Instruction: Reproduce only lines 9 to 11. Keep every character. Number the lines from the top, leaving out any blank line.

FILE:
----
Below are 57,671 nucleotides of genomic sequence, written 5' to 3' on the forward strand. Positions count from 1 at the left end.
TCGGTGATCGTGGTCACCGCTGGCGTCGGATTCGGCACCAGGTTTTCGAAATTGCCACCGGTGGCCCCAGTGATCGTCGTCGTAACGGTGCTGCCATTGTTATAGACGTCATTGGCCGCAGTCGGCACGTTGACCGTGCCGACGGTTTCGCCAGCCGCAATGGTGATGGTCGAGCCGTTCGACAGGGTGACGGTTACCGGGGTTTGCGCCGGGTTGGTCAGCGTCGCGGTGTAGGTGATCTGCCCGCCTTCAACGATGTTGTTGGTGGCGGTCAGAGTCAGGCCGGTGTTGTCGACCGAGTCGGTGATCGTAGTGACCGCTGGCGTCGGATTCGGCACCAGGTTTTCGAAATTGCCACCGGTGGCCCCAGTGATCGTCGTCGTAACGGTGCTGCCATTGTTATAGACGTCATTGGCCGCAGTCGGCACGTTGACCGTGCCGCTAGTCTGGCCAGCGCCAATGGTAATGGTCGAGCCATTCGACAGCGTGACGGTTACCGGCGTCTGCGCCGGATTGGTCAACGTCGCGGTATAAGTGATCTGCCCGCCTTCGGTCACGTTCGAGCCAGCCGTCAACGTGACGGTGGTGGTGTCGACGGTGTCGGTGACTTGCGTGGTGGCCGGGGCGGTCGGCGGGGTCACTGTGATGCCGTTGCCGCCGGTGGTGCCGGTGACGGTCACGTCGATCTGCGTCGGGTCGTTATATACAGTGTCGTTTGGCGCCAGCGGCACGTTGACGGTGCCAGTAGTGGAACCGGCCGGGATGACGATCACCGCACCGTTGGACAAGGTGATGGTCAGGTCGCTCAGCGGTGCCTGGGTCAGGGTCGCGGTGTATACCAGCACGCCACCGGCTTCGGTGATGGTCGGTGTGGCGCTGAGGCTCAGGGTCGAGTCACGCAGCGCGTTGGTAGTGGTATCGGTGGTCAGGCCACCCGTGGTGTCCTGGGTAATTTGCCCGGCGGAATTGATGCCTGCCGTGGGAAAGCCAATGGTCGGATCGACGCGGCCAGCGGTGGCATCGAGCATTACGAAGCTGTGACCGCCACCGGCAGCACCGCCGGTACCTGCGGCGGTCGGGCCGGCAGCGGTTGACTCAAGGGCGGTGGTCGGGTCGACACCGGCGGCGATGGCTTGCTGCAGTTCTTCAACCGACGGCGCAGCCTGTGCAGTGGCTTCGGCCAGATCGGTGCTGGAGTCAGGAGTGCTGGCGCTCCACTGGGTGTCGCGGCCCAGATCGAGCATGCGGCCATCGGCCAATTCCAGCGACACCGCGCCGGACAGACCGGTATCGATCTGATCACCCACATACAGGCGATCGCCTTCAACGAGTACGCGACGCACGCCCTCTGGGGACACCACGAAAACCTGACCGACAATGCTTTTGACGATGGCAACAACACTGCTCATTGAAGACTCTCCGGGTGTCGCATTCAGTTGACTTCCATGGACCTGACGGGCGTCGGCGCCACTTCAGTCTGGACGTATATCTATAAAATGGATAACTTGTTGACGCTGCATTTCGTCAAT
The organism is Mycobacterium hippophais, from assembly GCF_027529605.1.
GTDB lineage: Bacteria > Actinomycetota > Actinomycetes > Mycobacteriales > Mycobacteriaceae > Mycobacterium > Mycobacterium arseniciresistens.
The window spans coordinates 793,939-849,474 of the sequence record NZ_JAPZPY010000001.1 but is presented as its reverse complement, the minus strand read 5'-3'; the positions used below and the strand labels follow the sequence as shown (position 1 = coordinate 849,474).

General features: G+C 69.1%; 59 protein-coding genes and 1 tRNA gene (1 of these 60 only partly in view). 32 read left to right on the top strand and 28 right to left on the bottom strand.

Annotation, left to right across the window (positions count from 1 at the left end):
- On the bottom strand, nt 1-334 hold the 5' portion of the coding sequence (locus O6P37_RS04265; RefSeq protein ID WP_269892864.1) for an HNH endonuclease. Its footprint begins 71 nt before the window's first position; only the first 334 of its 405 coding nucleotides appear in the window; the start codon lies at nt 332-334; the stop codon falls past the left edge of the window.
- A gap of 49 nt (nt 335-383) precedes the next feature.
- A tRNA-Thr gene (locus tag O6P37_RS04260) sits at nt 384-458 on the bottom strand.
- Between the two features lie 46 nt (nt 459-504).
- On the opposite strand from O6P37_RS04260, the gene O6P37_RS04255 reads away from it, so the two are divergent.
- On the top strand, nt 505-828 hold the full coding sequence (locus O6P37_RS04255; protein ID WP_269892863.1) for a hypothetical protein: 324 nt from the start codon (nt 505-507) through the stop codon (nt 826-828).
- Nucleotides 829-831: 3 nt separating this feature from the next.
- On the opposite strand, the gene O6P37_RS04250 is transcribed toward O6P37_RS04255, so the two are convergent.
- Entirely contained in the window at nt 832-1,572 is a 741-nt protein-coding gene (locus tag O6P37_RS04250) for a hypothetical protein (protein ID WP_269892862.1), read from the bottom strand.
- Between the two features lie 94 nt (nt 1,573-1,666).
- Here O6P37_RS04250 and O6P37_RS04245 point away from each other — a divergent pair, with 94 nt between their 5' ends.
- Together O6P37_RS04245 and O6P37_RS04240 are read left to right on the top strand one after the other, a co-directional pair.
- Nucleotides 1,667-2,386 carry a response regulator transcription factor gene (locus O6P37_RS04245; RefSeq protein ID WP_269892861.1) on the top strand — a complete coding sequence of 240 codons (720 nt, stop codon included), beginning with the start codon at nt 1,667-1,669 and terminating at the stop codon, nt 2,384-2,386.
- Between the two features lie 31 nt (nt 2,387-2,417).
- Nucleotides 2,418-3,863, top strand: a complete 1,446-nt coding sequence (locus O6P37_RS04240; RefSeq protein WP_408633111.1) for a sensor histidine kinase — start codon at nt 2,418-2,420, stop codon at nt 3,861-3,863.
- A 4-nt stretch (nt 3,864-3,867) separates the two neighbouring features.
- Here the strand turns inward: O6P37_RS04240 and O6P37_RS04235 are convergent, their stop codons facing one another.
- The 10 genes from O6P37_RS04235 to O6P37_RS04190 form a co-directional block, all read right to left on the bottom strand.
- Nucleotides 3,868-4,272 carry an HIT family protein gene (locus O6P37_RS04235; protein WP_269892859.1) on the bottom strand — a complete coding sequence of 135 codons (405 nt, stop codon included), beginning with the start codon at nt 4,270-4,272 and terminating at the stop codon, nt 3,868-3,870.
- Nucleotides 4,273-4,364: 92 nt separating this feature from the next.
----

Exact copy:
- A gap of 49 nt (nt 335-383) precedes the next feature.
- A tRNA-Thr gene (locus tag O6P37_RS04260) sits at nt 384-458 on the bottom strand.
- Between the two features lie 46 nt (nt 459-504).